Since February, with relatively little scrutiny, Orlando leaders have been experimenting with a powerful new technology that could make our city one of the first in the country to run a real-time mass surveillance program. Much has been written about the free partnership with Amazon through which the Orlando Police Department has been testing Rekognition, a facial recognition software whose capabilities and usage are unprecedented among American law enforcement agencies. But few have explored exactly how the software works and how deeply it will reach into our lives.
The program is currently being tested on a small number of cameras, but if and when the program becomes fully operational, city officials hope Rekognition will help them catch criminals, find missing children and identify threats by essentially turning more than a hundred public street cameras into constant face-scanning machines.
In fact, once Rekognition becomes fully operational, its only constraint will be the amount of bandwidth available to run the program on dozens, or even hundreds, of cameras at once. But that's not for a lack of desire on the city's end.
"I can activate as many cameras as I need," says Rosa Akhtarkhavari, Orlando's chief information officer and the driving force behind Rekognition inside City Hall. "But my problem is I need to have that bandwidth to move up. Am I envisioning that we are going to stream all our hundreds of cameras? I don't think that's going be [financially viable]. ... When we need it, we can activate it."
The program will work like this: Orlando Police upload the photo of a "person of interest" into a database. Rekognition analyzes the person's face and turns it into a unique biometric. Using this data, the software taps into Orlando's network of surveillance cameras and looks for a match. If it finds one, it alerts police.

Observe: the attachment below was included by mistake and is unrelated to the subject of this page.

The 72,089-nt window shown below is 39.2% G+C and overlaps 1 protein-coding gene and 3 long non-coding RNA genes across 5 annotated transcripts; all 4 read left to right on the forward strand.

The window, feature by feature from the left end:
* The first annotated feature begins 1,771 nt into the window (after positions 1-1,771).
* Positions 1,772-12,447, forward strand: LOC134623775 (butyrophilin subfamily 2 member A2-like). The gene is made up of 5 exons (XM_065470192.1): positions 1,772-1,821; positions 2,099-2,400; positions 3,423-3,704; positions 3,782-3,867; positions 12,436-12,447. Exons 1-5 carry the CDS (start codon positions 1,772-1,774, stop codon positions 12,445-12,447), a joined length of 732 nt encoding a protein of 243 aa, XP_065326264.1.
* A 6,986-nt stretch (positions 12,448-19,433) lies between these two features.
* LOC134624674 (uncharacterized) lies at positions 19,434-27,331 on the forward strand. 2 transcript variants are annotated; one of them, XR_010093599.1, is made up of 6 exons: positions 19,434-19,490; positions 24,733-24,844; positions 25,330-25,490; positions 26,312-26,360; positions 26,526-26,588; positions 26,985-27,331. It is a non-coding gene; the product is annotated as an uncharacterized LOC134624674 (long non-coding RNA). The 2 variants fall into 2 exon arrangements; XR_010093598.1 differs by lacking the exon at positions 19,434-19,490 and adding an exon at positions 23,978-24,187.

Before identifying that "person of interest," however, Rekognition might scan you.
The scan will probably last less than a second. After determining you weren't a match, it will scan the person strolling behind you. And the couple walking their dog across the street. And the business partners headed back to work from lunch. Without being explicitly told, Rekognition will scrutinize everyone around you until it finds a possible match. Amazon, in fact, says its software can detect up to 100 faces in "challenging crowded photos."
Orlando hasn't fully unleashed this technology yet. But city officials see the surveillance software as a tool to keep residents safe – and certainly as nothing out of the ordinary. After all, they say, facial recognition is everywhere. People use it to unlock their phones. Airports screen passengers to verify their identities. Facebook employs it to alert users when someone posts a photo of them.
"Facial recognition technology is not new," city staff wrote in a July 6 memo to Mayor Buddy Dyer and the City Council. "In fact it has become a relatively normal occurrence in our daily lives."
Even so, civil liberties advocates warn that Orlando and Amazon are sailing into dangerous, uncharted waters.
The way Orlando plans to use Rekognition – as real-time surveillance – is completely different from how other law enforcement agencies are commonly using facial recognition, says Jennifer Lynch, a senior staff attorney with the Electronic Frontier Foundation. Every person who passes in front of a camera is scanned, regardless of prior suspicion of a crime. And multiple studies have shown facial recognition systems make mistakes – particularly on dark-skinned women. Misidentification could lead to innocent people being wrongfully detained by police for crimes they didn't commit, or worse, trigger confusion that leads to a deadly encounter.
What's more, although Orlando has been testing Rekognition for months, city officials still haven't developed rules for the program – though they've promised to do so if it moves forward. And right now, there are no state or federal laws to regulate the use of this technology, which has led some tech companies, including Microsoft, and even police departments that use facial recognition to voice concerns about the potential abuse of this software in the hands of the government.
Privacy advocates, meanwhile, worry about it becoming a slippery slope into a dystopian world of government surveillance.
"Everybody is a suspect," Lynch says. "If facial recognition is becoming a new norm in the way Orlando is talking about, then we should all be very afraid."